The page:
- Construction mogul's court case ends in "stunning," mistrial
- The revenue agency of Quebec has laid 39 charges of fraud against several restaurants
- Editorial: Why the University of California-Berkley study on understanding the risk of stolen credentials is so important
- Forever 21 begins to notify customers of credit card breach affecting specific stores
- A Toronto man has been accused of running a double-ended rental scam in a trendy Toronto neighbourhood
The Ontario government is suing a private company accused of diverting and misappropriating money allocated towards one of Canada’s most impoverished First Nations communities.
The lawsuit also states that Health Canada repeatedly renewed its contract with the company despite being under investigation by both the government and the RCMP over concerns raised about fraudulently managed funds intended for the Kashechewan First Nation.
Giuseppe Crupi is one of the two brothers who’s been named in the lawsuit and has been charged with eight counts of fraud and laundering money stemming from crime. Crupi was also charged for fraudulently obtaining and misappropriating $1.2 million meant to feed over 400 elementary children.
Another lawsuit filed on Oct. 2 by Health Canada against Crupi and his brother, alleges another $1.4 million in Health Canada funds, including undocumented payments to companies run by the brothers and “Christmas bonuses,” paid by funds designated for Kashechewan.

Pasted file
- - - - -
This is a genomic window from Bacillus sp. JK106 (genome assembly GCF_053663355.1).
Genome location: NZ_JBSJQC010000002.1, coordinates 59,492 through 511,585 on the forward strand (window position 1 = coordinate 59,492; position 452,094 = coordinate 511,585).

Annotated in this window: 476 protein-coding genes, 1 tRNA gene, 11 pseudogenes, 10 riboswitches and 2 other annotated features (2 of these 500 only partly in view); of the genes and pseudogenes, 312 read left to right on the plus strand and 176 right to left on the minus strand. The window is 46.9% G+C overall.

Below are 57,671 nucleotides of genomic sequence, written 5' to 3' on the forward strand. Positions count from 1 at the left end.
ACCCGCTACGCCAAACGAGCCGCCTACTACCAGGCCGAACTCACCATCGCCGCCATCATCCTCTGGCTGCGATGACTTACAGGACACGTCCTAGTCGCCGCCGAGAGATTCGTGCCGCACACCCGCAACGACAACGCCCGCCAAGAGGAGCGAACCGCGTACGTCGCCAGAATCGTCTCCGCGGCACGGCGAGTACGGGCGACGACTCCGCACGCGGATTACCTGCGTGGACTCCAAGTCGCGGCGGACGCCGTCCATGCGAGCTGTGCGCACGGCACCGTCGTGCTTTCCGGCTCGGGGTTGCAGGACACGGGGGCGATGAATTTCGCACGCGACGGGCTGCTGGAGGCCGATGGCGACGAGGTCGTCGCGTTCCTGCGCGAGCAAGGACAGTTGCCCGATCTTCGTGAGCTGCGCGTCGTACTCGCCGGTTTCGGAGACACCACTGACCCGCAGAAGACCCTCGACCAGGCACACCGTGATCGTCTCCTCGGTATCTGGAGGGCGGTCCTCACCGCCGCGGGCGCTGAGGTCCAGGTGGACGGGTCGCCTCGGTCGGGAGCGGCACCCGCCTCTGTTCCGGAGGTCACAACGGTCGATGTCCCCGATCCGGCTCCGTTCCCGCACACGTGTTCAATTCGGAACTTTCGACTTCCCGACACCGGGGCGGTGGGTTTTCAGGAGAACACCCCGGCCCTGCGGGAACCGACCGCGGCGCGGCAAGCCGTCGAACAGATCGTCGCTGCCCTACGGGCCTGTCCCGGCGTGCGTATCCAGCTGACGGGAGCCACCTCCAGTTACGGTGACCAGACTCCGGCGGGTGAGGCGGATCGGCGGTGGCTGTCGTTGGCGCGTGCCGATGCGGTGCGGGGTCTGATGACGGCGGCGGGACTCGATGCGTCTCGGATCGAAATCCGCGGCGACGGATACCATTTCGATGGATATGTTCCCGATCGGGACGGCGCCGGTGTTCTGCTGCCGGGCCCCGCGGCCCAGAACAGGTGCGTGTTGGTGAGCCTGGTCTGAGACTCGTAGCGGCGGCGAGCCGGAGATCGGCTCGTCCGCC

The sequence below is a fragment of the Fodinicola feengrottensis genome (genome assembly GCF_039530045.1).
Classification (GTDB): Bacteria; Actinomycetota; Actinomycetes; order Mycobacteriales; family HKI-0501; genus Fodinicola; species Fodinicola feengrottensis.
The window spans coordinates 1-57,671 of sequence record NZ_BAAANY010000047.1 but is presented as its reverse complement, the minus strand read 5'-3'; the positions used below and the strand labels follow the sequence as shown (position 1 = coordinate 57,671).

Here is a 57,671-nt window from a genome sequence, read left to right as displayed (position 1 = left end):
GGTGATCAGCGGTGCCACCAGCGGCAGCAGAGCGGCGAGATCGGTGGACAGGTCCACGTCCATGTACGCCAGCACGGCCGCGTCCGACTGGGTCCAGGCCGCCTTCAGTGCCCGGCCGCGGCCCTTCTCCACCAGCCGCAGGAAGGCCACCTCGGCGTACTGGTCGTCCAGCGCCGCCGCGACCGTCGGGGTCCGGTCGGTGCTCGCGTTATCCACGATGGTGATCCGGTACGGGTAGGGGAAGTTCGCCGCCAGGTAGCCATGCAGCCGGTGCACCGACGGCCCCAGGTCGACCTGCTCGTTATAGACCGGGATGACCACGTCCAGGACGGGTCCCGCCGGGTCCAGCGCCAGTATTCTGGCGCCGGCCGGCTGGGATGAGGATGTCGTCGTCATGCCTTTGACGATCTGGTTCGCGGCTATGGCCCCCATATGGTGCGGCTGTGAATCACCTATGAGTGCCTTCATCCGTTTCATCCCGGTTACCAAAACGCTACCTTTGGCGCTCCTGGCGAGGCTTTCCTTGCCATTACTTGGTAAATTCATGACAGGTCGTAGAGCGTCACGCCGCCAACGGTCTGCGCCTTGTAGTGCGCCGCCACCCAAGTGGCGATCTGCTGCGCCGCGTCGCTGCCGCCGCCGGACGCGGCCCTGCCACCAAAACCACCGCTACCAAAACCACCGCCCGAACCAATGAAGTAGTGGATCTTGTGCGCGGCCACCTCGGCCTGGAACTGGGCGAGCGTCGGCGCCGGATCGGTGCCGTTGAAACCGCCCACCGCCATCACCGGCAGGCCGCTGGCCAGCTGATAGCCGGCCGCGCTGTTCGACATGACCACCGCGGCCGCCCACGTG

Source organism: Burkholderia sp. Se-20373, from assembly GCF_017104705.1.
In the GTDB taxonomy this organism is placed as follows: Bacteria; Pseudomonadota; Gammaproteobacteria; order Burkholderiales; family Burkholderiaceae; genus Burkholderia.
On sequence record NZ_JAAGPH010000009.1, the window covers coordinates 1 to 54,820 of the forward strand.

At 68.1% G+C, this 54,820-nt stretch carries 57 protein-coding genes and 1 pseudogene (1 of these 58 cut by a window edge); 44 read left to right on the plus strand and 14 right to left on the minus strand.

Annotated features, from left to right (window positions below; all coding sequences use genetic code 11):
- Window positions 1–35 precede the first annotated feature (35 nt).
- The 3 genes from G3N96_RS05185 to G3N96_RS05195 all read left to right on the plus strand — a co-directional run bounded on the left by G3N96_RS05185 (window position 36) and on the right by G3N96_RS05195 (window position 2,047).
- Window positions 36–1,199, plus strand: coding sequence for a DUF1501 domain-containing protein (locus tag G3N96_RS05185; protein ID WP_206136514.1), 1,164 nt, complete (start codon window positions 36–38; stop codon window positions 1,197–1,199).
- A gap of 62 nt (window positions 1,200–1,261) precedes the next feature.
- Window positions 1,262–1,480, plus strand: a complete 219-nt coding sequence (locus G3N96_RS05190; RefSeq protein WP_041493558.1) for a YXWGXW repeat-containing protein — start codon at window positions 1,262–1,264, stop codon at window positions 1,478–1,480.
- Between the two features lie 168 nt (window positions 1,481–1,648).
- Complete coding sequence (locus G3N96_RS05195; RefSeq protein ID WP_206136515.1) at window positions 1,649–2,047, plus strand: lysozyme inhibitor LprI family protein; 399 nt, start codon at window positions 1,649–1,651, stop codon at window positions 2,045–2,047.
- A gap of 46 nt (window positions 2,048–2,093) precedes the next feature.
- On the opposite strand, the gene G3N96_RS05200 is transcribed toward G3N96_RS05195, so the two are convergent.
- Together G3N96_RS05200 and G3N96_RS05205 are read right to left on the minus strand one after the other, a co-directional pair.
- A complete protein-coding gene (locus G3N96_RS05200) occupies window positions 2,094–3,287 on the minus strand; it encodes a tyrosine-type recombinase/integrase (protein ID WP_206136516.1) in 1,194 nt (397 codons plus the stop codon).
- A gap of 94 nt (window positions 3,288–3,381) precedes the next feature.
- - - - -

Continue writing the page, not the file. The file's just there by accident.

After this story has come to light, the federal government has promised to tighten qualifications and improve the monitoring of companies tasked with managing the funds of First Nations communities.
The office of Minister of Indigenous Services Jane Philpott said a comprehensive review of how the government funds First Nations is already underway, and it intends to overhaul the regime governing what happens when a reserve goes into default.
The overall goal of the government’s review, expected to be completed by the end of the year, is to build capacity for Indigenous groups to manage their own affairs. Thoppil cited a pilot project that gives the First Nations Financial Management Board, a not-for-profit First Nations group, funding to work with reserves to get them back on their feet, rather than appointing a third-party manager.
Read both stories over at The National Post.